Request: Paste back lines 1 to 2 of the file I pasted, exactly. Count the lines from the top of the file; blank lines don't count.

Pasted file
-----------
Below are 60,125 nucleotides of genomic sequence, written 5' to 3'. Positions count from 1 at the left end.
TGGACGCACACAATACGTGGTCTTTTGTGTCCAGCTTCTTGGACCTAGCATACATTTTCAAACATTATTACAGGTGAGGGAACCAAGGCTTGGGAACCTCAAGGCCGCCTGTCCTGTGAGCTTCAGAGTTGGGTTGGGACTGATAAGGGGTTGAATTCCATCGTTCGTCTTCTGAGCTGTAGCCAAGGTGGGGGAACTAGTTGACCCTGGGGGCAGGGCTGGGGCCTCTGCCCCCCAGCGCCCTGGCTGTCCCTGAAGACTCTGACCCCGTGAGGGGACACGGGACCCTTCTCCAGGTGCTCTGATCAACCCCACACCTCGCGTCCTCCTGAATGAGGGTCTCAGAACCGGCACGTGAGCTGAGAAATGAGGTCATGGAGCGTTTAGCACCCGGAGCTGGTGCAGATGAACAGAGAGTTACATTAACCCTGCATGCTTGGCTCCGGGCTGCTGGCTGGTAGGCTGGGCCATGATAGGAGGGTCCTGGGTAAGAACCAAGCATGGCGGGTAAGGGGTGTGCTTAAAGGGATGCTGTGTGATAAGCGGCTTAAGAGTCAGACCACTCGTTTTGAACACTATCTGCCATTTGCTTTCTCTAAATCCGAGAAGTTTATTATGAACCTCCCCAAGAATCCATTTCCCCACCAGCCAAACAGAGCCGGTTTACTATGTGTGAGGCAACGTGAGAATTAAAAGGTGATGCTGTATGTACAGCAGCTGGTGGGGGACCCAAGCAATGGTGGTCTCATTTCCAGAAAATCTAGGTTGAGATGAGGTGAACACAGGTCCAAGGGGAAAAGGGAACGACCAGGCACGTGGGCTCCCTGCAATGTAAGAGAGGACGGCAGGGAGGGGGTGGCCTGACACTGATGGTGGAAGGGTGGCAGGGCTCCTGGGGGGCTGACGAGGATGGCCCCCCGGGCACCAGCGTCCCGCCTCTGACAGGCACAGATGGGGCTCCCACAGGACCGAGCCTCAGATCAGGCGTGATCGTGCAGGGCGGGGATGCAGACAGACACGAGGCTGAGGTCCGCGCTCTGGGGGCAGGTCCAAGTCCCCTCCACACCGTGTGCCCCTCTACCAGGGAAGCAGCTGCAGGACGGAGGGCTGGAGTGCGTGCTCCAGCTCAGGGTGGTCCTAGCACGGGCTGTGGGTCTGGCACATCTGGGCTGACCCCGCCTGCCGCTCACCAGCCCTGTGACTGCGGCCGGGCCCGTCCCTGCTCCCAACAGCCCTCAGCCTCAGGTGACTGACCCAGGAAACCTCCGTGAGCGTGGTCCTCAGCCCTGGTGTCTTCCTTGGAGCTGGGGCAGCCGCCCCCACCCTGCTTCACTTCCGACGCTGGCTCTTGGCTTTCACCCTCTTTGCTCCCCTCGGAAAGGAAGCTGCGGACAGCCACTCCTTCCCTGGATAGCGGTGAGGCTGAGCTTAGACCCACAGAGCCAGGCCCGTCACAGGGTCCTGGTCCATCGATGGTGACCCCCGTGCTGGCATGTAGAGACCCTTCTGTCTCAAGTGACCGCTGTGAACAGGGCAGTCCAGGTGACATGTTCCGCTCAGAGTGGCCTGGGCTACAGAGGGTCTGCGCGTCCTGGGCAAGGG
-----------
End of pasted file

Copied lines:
Below are 60,125 nucleotides of genomic sequence, written 5' to 3'. Positions count from 1 at the left end.
TGGACGCACACAATACGTGGTCTTTTGTGTCCAGCTTCTTGGACCTAGCATACATTTTCAAACATTATTACAGGTGAGGGAACCAAGGCTTGGGAACCTCAAGGCCGCCTGTCCTGTGAGCTTCAGAGTTGGGTTGGGACTGATAAGGGGTTGAATTCCATCGTTCGTCTTCTGAGCTGTAGCCAAGGTGGGGGAACTAGTTGACCCTGGGGGCAGGGCTGGGGCCTCTGCCCCCCAGCGCCCTGGCTGTCCCTGAAGACTCTGACCCCGTGAGGGGACACGGGACCCTTCTCCAGGTGCTCTGATCAACCCCACACCTCGCGTCCTCCTGAATGAGGGTCTCAGAACCGGCACGTGAGCTGAGAAATGAGGTCATGGAGCGTTTAGCACCCGGAGCTGGTGCAGATGAACAGAGAGTTACATTAACCCTGCATGCTTGGCTCCGGGCTGCTGGCTGGTAGGCTGGGCCATGATAGGAGGGTCCTGGGTAAGAACCAAGCATGGCGGGTAAGGGGTGTGCTTAAAGGGATGCTGTGTGATAAGCGGCTTAAGAGTCAGACCACTCGTTTTGAACACTATCTGCCATTTGCTTTCTCTAAATCCGAGAAGTTTATTATGAACCTCCCCAAGAATCCATTTCCCCACCAGCCAAACAGAGCCGGTTTACTATGTGTGAGGCAACGTGAGAATTAAAAGGTGATGCTGTATGTACAGCAGCTGGTGGGGGACCCAAGCAATGGTGGTCTCATTTCCAGAAAATCTAGGTTGAGATGAGGTGAACACAGGTCCAAGGGGAAAAGGGAACGACCAGGCACGTGGGCTCCCTGCAATGTAAGAGAGGACGGCAGGGAGGGGGTGGCCTGACACTGATGGTGGAAGGGTGGCAGGGCTCCTGGGGGGCTGACGAGGATGGCCCCCCGGGCACCAGCGTCCCGCCTCTGACAGGCACAGATGGGGCTCCCACAGGACCGAGCCTCAGATCAGGCGTGATCGTGCAGGGCGGGGATGCAGACAGACACGAGGCTGAGGTCCGCGCTCTGGGGGCAGGTCCAAGTCCCCTCCACACCGTGTGCCCCTCTACCAGGGAAGCAGCTGCAGGACGGAGGGCTGGAGTGCGTGCTCCAGCTCAGGGTGGTCCTAGCACGGGCTGTGGGTCTGGCACATCTGGGCTGACCCCGCCTGCCGCTCACCAGCCCTGTGACTGCGGCCGGGCCCGTCCCTGCTCCCAACAGCCCTCAGCCTCAGGTGACTGACCCAGGAAACCTCCGTGAGCGTGGTCCTCAGCCCTGGTGTCTTCCTTGGAGCTGGGGCAGCCGCCCCCACCCTGCTTCACTTCCGACGCTGGCTCTTGGCTTTCACCCTCTTTGCTCCCCTCGGAAAGGAAGCTGCGGACAGCCACTCCTTCCCTGGATAGCGGTGAGGCTGAGCTTAGACCCACAGAGCCAGGCCCGTCACAGGGTCCTGGTCCATCGATGGTGACCCCCGTGCTGGCATGTAGAGACCCTTCTGTCTCAAGTGACCGCTGTGAACAGGGCAGTCCAGGTGACATGTTCCGCTCAGAGTGGCCTGGGCTACAGAGGGTCTGCGCGTCCTGGGCAAGGG